It is a prestigious appreciation given to the top 10-20% of sales employees who demonstrate excellent leadership skills and drive extensive sales revenue.  

Salesforce, too, proudly boasts of bestowing this reputable acknowledgment on its top sales folks. 

Salesforce President’s Club (peak performer) entails: 

  • Exclusive membership to the esteemed club itself [which comes with exhilarating perks] 
  • Company-wide recognition through high-end ceremonies and parties 
  • Perfect mixture of monetary and non-monetary incentives [heavy cash bonuses + all-paid international vacation] 
  •  Networking opportunities with the top executives of the company 
Salesforce President’s Club (peak performer)

Salesforce invests heavily in its workforce and lavishes on its sales and marketing initiatives.  

In 2016, it spent $ 3.2 billion out of the $ 6.7 billion total year’s revenue in this regard. It spent generously on its executives in an undisclosed event, later revealed by the CEO as a motivational event for the company’s sales team. 

2. An electric energy supplier incentivizes its distributors

An electric utility company in the US provides service to more than 4.2 million businesses. They wanted small and medium-sized restaurants to shift their energy source from gas to electricity. 

The distributors were tasked with persuading business owners to switch from gas to electric equipment and have it installed. Each deal was awarded specific points, which could be redeemed at a custom-made site. 

The incentive program was rolled out with proper communication and understanding before initiation. 

This resulted in 290% ROI and 2x new equipment annual goal. 

The Tectonic Shift in Incentivization and Why It’s Necessary? 

Tectonic Shift in Incentivization

Traditionally, sales incentive plans were uni-dimensional and didn’t need much thought. It was solely based on the number of deal conversions.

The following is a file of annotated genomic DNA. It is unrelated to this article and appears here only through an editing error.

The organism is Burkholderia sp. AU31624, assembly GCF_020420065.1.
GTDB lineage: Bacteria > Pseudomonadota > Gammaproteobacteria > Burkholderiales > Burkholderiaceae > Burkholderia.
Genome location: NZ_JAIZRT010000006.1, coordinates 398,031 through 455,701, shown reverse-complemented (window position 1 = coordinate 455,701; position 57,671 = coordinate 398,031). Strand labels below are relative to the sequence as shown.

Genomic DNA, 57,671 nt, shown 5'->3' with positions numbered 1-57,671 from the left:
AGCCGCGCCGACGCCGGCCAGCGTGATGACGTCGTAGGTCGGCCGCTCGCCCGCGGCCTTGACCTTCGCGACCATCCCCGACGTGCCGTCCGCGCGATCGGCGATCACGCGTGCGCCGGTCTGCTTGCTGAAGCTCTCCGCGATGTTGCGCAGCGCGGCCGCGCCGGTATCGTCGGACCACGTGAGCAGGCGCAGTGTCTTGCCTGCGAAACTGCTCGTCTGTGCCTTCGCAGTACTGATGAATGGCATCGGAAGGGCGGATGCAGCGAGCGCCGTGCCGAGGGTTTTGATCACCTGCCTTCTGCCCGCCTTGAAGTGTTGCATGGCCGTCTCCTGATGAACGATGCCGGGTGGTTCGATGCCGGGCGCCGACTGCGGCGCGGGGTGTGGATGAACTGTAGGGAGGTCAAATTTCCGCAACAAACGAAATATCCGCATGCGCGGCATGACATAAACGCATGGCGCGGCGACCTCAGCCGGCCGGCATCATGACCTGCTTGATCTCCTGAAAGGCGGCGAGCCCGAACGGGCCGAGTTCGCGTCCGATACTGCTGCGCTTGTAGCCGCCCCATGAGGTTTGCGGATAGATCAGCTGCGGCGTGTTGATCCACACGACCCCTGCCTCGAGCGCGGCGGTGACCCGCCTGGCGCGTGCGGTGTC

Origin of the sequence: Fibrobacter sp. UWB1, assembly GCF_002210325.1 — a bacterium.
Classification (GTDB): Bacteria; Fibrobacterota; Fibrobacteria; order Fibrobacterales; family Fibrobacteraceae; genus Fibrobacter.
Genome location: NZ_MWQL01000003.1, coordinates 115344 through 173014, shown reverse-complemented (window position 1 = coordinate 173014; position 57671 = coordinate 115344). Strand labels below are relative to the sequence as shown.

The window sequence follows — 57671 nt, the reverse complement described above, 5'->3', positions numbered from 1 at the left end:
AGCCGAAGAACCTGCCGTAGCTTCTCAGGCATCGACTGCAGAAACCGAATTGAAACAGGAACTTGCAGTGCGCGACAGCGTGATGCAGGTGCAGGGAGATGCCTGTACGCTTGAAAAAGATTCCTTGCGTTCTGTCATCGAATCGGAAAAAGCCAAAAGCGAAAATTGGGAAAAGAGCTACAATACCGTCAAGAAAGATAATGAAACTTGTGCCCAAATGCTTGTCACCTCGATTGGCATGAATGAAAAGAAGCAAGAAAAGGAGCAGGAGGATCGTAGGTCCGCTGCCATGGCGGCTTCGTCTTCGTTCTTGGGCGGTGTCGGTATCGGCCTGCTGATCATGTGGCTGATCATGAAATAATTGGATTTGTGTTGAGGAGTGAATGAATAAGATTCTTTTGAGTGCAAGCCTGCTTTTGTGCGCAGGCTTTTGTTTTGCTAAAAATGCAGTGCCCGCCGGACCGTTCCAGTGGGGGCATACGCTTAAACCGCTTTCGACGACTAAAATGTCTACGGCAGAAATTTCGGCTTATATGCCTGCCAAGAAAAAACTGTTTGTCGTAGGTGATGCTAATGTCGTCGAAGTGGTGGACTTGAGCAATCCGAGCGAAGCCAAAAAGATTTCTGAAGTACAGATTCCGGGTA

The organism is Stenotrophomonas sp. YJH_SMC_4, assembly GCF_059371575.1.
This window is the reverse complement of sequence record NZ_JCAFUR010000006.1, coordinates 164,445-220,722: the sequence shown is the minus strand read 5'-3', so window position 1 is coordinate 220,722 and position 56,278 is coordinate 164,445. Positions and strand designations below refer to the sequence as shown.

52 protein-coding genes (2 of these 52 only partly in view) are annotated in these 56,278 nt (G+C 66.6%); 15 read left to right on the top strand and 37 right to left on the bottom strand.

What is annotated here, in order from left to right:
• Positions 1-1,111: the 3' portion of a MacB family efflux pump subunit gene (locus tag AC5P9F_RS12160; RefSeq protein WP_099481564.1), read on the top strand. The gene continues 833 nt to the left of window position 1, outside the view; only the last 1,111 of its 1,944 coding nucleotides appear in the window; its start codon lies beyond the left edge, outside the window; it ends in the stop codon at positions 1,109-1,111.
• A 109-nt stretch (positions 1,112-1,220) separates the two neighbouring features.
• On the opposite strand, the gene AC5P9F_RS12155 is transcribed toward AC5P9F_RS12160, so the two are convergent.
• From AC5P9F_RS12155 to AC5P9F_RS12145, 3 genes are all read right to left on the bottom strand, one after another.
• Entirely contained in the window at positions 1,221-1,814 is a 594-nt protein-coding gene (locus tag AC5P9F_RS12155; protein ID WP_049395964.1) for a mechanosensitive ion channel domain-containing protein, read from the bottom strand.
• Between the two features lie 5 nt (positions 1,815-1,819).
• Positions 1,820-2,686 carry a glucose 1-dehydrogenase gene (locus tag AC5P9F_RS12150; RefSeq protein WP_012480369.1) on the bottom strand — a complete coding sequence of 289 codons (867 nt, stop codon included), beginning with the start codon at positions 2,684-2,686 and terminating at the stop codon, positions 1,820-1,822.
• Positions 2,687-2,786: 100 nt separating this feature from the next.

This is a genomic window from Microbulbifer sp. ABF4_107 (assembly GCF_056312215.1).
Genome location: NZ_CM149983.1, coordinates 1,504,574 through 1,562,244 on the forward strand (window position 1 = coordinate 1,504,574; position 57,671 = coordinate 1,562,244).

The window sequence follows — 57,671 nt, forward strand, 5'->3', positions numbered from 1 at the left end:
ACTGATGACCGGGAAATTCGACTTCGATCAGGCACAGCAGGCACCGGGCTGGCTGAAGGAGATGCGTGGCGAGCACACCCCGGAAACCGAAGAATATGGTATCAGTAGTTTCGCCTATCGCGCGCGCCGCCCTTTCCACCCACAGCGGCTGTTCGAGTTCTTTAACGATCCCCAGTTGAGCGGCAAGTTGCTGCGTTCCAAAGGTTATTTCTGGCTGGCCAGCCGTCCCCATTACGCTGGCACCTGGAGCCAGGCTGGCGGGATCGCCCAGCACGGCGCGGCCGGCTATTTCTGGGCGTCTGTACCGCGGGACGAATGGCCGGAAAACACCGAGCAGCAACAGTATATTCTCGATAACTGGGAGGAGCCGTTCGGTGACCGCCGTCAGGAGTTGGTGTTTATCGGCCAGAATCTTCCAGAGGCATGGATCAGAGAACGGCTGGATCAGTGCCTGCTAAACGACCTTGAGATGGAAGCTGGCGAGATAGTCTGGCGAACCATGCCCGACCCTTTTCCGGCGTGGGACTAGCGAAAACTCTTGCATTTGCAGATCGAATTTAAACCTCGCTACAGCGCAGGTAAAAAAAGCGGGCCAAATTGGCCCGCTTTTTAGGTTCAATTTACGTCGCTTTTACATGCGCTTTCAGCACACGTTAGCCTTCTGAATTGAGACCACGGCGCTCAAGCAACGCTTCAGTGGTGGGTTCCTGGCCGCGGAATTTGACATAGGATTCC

This scheme made sense back then because the buyer or the customers usually had a single touchpoint.  

A sales rep assigned to them would take care of the entire sales lifecycle, including the follow-up queries.  

The recent scenario demands that sales representatives go out of their way to secure a lead and close a deal. There are two main reasons for this: 

  1. Multiple contemporaries in a single domain to choose from 
  1. Increase in the number of sources through which consumers educate themselves before choosing an option 

With thousands of reviews available online, in-detail product comparisons on YouTube, opinions from professionals on LinkedIn, and vivid marketing strategies on Facebook and Instagram, buyers’ selecting the optimal product for their business has become an overwhelming process. 

Although sales reps cannot prevent the emergence of new competitors, they can maintain their competitive edge by interacting with customers through all possible touchpoints.  

Omnichannel communication and data analysis are the tools to stay relevant to the current trends and make valid pitches to convert potential buyers into customers.  

Constant upskilling is necessary for these tasks, so traditional rewards are not enough to motivate the sales team.  

Sales managers and leaders had to change the sales incentive structure to improve employee engagement significantly.  

Efforts were made to shift an employee’s drive for excellence solely from monetary to non-monetary aspects.